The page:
clock menu more-arrow no yes mobile
Paella
Shutterstock

15 Exciting Spanish Restaurants in San Francisco and the East Bay

Tapas, paellas, sherry and all the jamón

View as Map
Paella
| Shutterstock

Spanish cuisine in the Bay Area isn’t so much a trend as a movement. Since the early ’90s, Missionites have been lining up for tapas and sangria at Picaro, while their Russian Hill counterparts have packed into Zarzuela for paella and the restaurant’s namesake seafood stew. Neither shows signs of letting up, and in the meantime, the ranks of Spanish dining establishments have swollen to include large, ambitious tapas bars and dedicated regional restaurants devoted to Basque and Catalonian cuisine. Explore the spirit of Spanish dining, embraced by so many Bay Area chefs, with these 15 excellent restaurants for Spanish food.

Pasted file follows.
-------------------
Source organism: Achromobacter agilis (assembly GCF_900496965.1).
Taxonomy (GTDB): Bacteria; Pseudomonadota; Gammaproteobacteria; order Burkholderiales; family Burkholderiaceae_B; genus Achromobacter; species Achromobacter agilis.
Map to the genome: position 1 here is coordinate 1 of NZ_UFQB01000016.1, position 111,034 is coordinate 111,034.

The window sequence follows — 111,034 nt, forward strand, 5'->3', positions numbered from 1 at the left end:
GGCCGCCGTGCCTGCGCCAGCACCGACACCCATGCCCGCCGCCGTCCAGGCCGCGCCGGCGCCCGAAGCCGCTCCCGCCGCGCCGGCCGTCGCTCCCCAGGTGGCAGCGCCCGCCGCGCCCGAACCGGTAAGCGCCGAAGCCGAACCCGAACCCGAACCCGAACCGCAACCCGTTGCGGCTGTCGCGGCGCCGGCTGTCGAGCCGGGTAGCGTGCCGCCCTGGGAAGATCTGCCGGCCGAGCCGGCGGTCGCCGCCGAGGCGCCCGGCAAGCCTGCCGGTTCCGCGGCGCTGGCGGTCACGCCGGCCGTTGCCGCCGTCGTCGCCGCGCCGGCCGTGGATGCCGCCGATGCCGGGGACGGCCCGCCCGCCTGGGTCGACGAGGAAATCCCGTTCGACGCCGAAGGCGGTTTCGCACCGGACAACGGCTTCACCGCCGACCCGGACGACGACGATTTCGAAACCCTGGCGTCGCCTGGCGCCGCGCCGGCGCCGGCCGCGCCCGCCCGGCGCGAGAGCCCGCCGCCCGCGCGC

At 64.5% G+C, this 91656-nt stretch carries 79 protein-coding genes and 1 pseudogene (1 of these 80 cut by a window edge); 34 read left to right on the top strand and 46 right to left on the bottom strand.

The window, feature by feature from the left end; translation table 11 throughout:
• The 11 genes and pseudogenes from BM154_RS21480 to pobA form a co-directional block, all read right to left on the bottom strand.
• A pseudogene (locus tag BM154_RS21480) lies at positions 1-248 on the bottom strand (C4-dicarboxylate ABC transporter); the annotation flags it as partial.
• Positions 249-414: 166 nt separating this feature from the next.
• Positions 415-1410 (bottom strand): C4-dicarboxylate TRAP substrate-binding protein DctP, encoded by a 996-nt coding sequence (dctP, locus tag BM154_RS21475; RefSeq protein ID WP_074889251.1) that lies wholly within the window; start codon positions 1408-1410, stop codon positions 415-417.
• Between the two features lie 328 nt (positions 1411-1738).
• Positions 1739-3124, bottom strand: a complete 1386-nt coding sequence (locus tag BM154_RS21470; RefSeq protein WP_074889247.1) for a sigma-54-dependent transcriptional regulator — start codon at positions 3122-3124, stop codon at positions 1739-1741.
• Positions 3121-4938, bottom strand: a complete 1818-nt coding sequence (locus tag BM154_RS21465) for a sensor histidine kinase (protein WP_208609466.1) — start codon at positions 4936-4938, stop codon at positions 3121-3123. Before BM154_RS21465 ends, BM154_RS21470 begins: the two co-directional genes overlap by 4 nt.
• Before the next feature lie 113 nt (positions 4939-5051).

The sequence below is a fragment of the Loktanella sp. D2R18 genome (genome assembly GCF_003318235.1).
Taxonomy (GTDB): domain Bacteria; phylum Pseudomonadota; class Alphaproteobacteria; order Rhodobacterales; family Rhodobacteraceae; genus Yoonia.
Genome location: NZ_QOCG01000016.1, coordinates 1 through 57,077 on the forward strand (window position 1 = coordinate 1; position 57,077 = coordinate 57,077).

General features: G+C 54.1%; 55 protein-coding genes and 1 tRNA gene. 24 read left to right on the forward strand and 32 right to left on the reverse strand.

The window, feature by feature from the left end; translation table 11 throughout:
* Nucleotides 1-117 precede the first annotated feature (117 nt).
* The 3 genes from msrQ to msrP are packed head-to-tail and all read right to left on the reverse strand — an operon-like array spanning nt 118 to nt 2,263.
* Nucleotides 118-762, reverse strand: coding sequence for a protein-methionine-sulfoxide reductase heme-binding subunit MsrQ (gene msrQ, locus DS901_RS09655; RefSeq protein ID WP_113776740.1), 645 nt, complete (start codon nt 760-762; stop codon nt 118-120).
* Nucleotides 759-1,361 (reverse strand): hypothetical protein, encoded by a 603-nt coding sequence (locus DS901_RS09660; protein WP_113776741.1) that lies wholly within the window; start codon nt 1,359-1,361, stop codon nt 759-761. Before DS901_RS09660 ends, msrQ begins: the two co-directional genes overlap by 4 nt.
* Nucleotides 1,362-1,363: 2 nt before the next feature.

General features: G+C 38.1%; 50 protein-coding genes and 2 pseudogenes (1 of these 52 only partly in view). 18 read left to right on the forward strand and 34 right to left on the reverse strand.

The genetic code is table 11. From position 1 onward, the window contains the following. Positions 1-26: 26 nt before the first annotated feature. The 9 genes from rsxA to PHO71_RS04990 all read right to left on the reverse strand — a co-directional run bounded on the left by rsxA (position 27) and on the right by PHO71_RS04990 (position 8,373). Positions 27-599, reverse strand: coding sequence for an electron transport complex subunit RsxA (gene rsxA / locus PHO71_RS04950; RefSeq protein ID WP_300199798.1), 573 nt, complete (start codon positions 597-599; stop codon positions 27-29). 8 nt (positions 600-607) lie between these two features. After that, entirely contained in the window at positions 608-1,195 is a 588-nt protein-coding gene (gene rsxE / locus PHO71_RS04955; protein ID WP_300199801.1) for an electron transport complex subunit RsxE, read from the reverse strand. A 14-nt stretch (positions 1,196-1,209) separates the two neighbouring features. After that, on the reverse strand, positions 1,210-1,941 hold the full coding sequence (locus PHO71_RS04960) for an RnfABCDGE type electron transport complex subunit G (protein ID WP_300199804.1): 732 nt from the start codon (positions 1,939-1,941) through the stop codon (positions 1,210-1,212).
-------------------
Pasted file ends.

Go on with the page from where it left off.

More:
Did we miss your favorite tapas haunt outside of Barcelona? Tell us all about it in the comments.

Read More
Note: Restaurants on this map are listed geographically.
If you buy something or book a reservation from an Eater link, Vox Media may earn a commission. See our ethics policy.

The Commissary

Copy Link

One of chef Traci Des Jardins’ restaurants in the Presidio (in partnership with the Presidio Trust and Bon Appétit Management co.), the Commissary is a Spanish-Californian oasis in an old military mess hall. The unique space is as striking as the Presidio setting (right on the parade ground). Edible attractions include patatas bravas with buttermilk aoili, Spanish octopus, catalan flatbread, and a good list of sherries and gin tonics.

barvale

Copy Link